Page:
Journalist gets ruthlessly mocked for warning that ‘excessive free speech is a breeding ground for more Trumps’



A Canadian journalist used what little free speech remains available to him to denounce the free speech Americans alternatively enjoy as a birthright.
Lawrence Martin’s chief concern appears to be that “excessive free speech is a breeding ground for more Trumps.”

Martin’s establishmentarian
article, published Wednesday in the once-serious Globe and Mail, has been mocked ruthlessly online, including by one of the plaintiffs who sued the Biden administration for leaning on social media companies to censor Americans.

Martin opens his article with excitement over the prospect that the U.S. Supreme Court might come down on the side of the Biden administration in
Murthy v. Missouri.

Martin, evidently accustomed to this style of overreach under the Trudeau regime, wrote, “There was a bit of good news about the future of public discourse this week. The United States Supreme Court, even though stacked with right-wingers, sounded like it was ready to give the Biden administration the go-ahead to try to persuade social-media platforms not to put out content promoting nonsense about the presidential election, conspiracy theories about the pandemic and other assorted bilge and crackpottery.”

The high court
heard oral arguments Monday concerning whether the Biden administration violated the Constitution when it pressured social media companies to censor and suppress Americans’ protected free speech.

Blaze News
previously reported that the Fifth Circuit Court of Appeals agreed last year with a district court’s assessment that there was ample evidence of a “coordinated campaign” of unprecedented “magnitude orchestrated by federal officials that jeopardized a fundamental aspect of American life.”

U.S. District Judge Terry A. Doughty
underscored that the Biden administration “used its power to silence the opposition. Opposition to COVID-19 vaccines; opposition to COVID-19 masking and lockdowns; opposition to the lab-leak theory of COVID-19; opposition to the validity of the 2020 election; opposition to President Biden’s policies; statements that the Hunter Biden laptop story was true; and opposition to policies of the government officials in power.”

According to Martin, who once served as the Globe’s bureau chief in Washington, a ruling in favor of greater censorship of those views deemed undesirable by the powerful would “be a victory for regulation of the internet.”

Even if the Biden administration wins the battle, the establishmentarian noted there is still a war to be won against an empowered American citizenry.

“The greater likelihood is that extremes of free speech will continue to be tolerated, creating a pathway for more Donald Trumps,” wrote Martin. “The extremes came following the arrival of the internet and social-media platforms. They created a tsunami of free expression. Despite the grumblings we still hear about the lack of free speech, these platforms gave more of it to the masses than anything ever before.”

Martin makes it abundantly clear why this is a problem: “The masses were finally weaponized — not with arms, but with a communications instrument that empowered them against establishment forces like they had never been empowered before.”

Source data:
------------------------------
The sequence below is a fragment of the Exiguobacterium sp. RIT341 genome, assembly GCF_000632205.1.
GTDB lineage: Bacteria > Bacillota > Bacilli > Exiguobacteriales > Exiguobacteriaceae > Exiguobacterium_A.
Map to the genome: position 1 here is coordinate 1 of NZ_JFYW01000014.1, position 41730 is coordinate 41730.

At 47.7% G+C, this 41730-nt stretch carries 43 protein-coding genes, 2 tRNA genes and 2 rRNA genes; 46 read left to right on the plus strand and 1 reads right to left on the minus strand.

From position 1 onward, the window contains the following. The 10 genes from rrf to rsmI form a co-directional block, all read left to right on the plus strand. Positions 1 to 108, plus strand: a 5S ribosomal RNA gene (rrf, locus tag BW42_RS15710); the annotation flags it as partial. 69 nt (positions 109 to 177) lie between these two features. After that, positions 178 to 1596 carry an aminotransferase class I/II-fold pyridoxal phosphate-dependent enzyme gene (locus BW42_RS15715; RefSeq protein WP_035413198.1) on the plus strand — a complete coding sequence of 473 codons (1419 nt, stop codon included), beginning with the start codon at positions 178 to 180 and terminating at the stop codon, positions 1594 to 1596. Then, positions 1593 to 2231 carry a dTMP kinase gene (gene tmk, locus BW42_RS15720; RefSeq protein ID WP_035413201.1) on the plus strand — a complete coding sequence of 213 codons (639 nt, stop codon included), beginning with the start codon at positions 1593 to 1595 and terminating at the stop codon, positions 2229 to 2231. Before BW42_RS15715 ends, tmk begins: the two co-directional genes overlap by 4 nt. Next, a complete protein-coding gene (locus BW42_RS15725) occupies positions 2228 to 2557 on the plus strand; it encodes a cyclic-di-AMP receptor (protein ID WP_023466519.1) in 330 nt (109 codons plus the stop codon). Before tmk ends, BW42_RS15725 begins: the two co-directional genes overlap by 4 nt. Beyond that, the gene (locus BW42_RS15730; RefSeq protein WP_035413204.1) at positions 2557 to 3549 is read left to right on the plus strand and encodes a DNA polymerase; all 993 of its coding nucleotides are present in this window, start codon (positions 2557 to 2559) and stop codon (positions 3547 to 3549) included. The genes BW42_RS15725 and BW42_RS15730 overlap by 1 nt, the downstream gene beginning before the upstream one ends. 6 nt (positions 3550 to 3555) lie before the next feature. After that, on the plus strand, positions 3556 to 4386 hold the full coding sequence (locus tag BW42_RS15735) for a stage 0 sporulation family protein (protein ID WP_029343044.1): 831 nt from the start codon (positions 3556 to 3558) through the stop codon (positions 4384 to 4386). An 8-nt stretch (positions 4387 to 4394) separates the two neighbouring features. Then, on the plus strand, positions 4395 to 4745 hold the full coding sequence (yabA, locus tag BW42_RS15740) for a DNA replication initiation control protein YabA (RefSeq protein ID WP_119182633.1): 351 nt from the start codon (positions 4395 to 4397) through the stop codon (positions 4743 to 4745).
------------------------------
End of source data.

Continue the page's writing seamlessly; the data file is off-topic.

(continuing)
“Would the rise of the hard right and Mr. Trump have been possible if the internet had been given guardrails? Not a chance. The internet gave him — before his account was suspended in 2021 — 88 million Twitter followers,” wrote Martin. “With that came the freedom to circumvent traditional media and create an alternate universe.”

Martin further lamented that the internet has “undermined” the establishment media, which has repeatedly been
exposed pushing consequential falsehoods and manipulating the public.

To “reverse the trend,” Martin advocates for “rigid regulation.” However, he acknowledged that “the free speech lobby in the United States is as fierce as the gun lobby.”

Dr.
Jay Bhattacharya, a tenured professor of medicine at Stanford University and coauthor of “The Great Barrington Declaration” named as a plaintiff in Murthy v. Missouri, wrote in response to Martin’s article, “Dear @globeandmail, I’m sorry to report that your editorial page has been hacked. Or maybe it has been taken over by authoritarian blockheads who are publishing dangerous misinformation. One or the other. Respectfully Yours, Jay.”

In response to Martin’s suggestion that “excessive free speech is a breeding ground for more Trumps,” Auron MacIntyre, host of Blaze Media’s “The Auron MacIntyre Show,”
wrote, “That’s what we’re counting on you commie scum.”

Mike Benz, the executive director of the Foundation for Freedom Online,
suggested Martin had “summarized 10 years of work in 10 words.”

“We all need to ask ourselves the question: are we engaging in ‘excessive’ free speech?”
asked Dinesh D’Souza.

Canadian comedian Danny Polishchuk
noted, “Really embarrassed about my country sometimes.”

“So excessive censorship is breeding ground for more Bidens?”
wrote Zerohedge. “Fact check: true.”

Ezra Levant, the publisher of Rebel News,
indicated that Martin’s article “accurately reflects the establishment view in Canada. They have lost control of the national conversation and they’ll do anything to get it back — including Trudeau’s Bill C-63 that proposes life in prison for ‘hate.'”

Responding to the backlash, Martin
tweeted, “Lest anyone get the wrong impression from the headline on today’s column, ah, no I do not oppose free speech. I support intelligent efforts, though not Trudeau’s legislation, to curb hate speech, child pornography, racism, promotion of violence etc. etc. on the internet.”

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